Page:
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On August 14, 2009 the king planet Jupiter will be at opposition - or 180 degrees from the Sun in our sky. At opposition, Jupiter rises opposite the Sun at sunset, climbs highest overhead at midnight and sets opposite the Sun at sunrise. At or near opposition, Earth comes closest to Jupiter for the year, and Jupiter, in turn, shines most brightly in our sky.
Given a bird's-eye view of the solar system at opposition, you'd see that the Sun, Earth and Jupiter make a straight line in space. Because the shadows of Jupiter's biggest and brightest moons (Io, Europa, Ganymede and Callisto) point directly away from Earth when Jupiter is at opposition, any moon should cross the Jupiter's disk concurrently with its own shadow. Incidentally, Jupiter's shadow also points directly away from Earth at opposition.
Jupiter's Moon Shadows Before and After Opposition
Jupiter's four major moons, which orbit Jupiter above Jupiter's equator, are fairly easy to observe through a telescope. In their outward order from Jupiter, these moons are Io, Europa, Callsito and Ganymede. As viewed from our Earthly terrain, these moons travel from east to west when they circle in front of Jupiter, and from west to east when they swing behind of Jupiter. (As seen from our northern hemisphere, these moons move in front of Jupiter from left to right, and behind Jupiter from right to left.)
Before Opposition, Moon Transits Trail Moon Shadows
As seen from Earth, Jupiter is less than 180 degrees west of the Sun before opposition. That means the Sun is to the east of Jupiter. Therefore, the shadows of Jupiter and its moons point a bit west of the bodies themselves before opposition, causing the moon shadows to transit (or cross) Jupiter's disk before the moons themselves do.
After Opposition, Shadow Transits Trail Moon Transits
As seen from Earth after Jupiter's opposition, Jupiter is less than 180 degrees east of the Sun. In other words, the Sun is to the west of Jupiter. After opposition, the shadows of Jupiter and its moons point a bit east of the bodies themselves. Thereby, the moons of Jupiter transit Jupiter before their shadows do.
This year, in 2009, no major moon transits Jupiter on the opposition date.* However, Io, Jupiter's innermost major moon, transits Jupiter the day before and the day after opposition. Referring to the table below, you can see that Io's shadow precedes Io across Jupiter's disk before opposition. After opposition, the shadow follows the moon. The times are given in Universal Time (UT).**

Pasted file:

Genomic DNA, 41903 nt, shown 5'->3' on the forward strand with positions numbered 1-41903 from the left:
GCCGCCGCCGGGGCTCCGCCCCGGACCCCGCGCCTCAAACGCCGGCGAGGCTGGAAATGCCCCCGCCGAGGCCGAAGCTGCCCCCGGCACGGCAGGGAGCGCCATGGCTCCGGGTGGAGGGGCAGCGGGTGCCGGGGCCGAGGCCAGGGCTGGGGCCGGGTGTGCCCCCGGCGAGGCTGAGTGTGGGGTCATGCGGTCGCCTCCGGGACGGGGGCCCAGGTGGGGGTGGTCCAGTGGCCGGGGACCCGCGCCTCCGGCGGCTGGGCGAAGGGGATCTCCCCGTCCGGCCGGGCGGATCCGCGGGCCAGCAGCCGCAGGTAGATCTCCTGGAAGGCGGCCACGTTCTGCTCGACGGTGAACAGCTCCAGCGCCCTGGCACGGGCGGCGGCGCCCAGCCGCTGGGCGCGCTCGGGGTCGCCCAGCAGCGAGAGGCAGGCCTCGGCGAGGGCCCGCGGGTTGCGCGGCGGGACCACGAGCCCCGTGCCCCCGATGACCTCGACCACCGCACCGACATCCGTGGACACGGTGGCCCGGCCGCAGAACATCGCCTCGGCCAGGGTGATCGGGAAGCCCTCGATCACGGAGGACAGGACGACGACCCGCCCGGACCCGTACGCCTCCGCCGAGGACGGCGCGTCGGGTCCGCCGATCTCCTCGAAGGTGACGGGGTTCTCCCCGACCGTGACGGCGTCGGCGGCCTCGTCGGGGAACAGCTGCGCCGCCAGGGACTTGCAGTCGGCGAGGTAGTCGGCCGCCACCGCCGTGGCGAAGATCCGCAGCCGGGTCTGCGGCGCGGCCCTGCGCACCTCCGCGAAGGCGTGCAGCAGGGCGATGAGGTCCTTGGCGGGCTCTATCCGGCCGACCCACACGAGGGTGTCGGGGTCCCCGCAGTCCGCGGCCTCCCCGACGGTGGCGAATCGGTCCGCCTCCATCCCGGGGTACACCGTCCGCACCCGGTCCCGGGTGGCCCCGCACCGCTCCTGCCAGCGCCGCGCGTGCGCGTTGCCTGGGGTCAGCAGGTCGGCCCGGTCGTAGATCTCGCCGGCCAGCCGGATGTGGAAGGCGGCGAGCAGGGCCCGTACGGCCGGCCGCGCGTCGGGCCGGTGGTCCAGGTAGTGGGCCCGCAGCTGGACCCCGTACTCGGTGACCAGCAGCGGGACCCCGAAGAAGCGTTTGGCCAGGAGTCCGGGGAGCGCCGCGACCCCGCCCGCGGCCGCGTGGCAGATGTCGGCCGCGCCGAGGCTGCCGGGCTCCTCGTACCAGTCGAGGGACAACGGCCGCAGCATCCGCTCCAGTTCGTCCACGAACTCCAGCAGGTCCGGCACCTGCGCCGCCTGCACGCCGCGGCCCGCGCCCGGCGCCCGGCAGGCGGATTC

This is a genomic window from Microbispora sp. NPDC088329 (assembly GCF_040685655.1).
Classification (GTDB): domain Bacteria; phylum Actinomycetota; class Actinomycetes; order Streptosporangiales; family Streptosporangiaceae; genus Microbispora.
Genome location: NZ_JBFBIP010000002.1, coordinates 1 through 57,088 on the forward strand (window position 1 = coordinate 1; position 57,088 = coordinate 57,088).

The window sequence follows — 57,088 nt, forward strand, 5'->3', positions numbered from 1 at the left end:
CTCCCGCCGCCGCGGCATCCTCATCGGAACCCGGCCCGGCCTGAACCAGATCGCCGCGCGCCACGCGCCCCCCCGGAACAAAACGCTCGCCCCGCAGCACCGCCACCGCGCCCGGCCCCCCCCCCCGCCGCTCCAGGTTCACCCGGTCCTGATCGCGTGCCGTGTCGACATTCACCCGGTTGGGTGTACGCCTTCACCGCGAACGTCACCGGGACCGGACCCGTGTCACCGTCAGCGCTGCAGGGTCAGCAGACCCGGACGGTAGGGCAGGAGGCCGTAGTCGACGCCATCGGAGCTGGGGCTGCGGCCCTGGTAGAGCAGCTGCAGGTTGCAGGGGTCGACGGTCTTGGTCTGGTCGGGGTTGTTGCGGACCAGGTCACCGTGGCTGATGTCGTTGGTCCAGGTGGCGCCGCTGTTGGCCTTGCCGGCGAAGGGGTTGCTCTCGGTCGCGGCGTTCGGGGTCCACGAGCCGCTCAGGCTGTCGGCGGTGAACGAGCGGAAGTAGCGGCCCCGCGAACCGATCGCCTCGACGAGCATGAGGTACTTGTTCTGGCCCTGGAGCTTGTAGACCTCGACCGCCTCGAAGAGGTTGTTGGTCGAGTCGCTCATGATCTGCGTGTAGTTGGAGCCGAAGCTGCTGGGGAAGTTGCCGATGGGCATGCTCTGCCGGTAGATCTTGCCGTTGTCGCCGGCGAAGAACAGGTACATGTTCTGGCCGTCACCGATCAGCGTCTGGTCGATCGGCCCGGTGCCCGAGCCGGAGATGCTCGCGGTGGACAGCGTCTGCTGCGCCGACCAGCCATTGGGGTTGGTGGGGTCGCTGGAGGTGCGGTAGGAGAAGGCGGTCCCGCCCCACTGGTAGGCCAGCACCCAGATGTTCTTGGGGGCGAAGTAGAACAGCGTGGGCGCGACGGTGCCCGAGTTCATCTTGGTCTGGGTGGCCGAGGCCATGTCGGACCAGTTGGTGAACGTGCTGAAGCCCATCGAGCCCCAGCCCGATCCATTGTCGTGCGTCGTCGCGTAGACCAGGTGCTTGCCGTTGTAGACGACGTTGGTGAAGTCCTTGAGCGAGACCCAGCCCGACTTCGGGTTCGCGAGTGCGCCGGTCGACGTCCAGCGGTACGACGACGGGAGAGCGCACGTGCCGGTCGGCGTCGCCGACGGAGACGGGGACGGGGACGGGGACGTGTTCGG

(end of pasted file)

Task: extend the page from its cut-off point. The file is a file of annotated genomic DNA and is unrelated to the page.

Io Transits Immediately Before & After Jupiter Opposition
|Date||Shadow Transit||Moon Transit|
|August 13||19:41 to 22:00 UT||19:43 to 22:01 UT|
|August 15||14:10 to 16:29 UT||14:09 to 16:07 UT|
Shadow Play Most Oblique at Quadrature
Any heavenly body that makes a right (90-degree) angle with the Sun in Earth's sky is said to be at quadrature. When the body is 90 degrees west of the Sun, it's called western quadrature. If the celestial object is 90 degrees east of the Sun, it's called eastern quadrature. Click here for a quadrature and opposition diagram.
Distinguishing Western Quadrature from Eastern Quadrature
Perhaps the best way to distinguish western quadature from eastern quadrature is to note the object's position relative to sunrise and sunset. As seen from our temperate northern latitudes, Jupiter appears in our southern sky at sunrise when it's at western quadrature. At eastern quadrature, Jupiter appears in our southern sky at sunset. Take Earth's moon, for instance. At first quarter phase, the moon is at eastern quadrature. At last quarter phase, the moon is at western quadrature.
Jupiter Quadratures About 3 Months Before & After Opposition
Jupiter is at western quadrature about 3 months before Jupiter's opposition; then, about 3 months after opposition, Jupiter reaches eastern quadrature. This year, Jupiter's western quadrature falls on May 16, 2009, whereas eastern quadrature falls on November 10, 2009. If you could look straight down upon the solar system plane at these times, you'd see the Sun, Earth and Jupiter making a 90-degree angle in space.
Quadrature Shadows 11 Degrees Askew of Perpendicular
As seen from Earth, the shadows of Jupiter and its moons point a maximum 11 degrees east or west from perpendicular (pointing directly away from Earth) at quadrature. At eastern quadrature, the shadows point westward of the moons, so the shadows transit Jupiter a maximum amount of time before the moons do.
It's just the opposite at western quadrature. At western quadrature, the shadows point maximumly eastward of the moons, so the moons transit Jupiter a maximum time before their respective shadows do.
The table below gives the moon transit and moon shadow transit times for Jupiter's innermost major moon, Io, on May 15, 2009 (day before western quadrature) and November 10, 2009 (day of eastern quadrature):*
Io at Jupiter's Western & Eastern Quadratures
|Date||Shadow Transit||Moon Transit|
|May 15||13:26 to 15:43 UT||14:47 to 17:03 UT|
|Nov 10||7:46 to 10:03 UT||6:26 to 8:43 UT|
* But the moon Io will eclipse and occult the moon Europa on August 14 (from 3:49 a.m. to 4:01 a.m. Eastern Daylight Time). See page 52 of the July 2009 SKY & TELESCOPE.
** Source: 2009 Astronomical Handbook, pages 237-242
copyright 2009 by Bruce McClure
|Phenomena of Jupiter's Satellites|
|Chasing the Moons of Jupiter|
|Jupiter's 2008 Opposition|
July 2009 Feature * Sept 2009 Feature